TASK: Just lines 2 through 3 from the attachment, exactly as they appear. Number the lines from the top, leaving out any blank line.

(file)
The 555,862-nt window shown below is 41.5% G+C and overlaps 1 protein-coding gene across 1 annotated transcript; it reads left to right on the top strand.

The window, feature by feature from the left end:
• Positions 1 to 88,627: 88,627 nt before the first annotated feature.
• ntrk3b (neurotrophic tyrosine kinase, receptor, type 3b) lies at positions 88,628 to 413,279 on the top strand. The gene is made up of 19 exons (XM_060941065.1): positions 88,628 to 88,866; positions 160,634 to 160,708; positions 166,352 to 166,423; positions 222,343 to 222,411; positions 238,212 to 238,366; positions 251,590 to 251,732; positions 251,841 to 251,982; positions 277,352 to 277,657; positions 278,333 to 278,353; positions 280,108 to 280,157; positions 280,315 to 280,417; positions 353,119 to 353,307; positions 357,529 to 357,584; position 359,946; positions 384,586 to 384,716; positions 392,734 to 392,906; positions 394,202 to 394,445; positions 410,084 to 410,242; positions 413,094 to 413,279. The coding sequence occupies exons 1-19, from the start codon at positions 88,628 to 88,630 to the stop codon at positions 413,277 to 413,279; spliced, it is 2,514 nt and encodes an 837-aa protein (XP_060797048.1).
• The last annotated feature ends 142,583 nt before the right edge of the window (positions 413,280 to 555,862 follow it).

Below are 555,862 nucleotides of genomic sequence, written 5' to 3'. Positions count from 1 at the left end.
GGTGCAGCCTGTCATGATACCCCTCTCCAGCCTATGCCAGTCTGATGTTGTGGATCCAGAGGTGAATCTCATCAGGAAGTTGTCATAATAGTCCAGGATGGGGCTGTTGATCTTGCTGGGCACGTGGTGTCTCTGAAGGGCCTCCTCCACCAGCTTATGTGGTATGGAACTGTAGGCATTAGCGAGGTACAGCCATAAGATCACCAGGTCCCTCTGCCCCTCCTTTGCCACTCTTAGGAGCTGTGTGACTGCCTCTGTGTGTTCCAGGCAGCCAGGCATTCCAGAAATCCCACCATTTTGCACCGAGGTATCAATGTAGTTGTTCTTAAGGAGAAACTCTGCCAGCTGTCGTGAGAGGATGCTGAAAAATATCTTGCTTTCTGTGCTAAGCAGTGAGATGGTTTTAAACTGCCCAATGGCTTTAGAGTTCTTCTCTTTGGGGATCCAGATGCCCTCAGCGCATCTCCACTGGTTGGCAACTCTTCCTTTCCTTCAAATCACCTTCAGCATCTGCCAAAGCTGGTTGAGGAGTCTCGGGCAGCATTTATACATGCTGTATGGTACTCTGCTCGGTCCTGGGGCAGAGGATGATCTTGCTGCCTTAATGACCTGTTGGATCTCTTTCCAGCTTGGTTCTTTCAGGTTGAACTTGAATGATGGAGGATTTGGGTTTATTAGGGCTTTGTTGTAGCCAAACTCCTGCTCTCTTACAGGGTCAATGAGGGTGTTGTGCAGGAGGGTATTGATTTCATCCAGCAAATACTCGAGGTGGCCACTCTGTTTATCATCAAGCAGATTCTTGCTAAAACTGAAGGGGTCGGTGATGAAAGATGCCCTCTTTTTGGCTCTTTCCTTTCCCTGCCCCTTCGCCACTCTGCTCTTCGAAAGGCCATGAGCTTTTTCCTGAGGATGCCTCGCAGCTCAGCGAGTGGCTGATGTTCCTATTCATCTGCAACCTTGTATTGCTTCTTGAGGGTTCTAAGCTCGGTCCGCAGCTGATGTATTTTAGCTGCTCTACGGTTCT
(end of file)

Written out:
The window, feature by feature from the left end:
• Positions 1 to 88,627: 88,627 nt before the first annotated feature.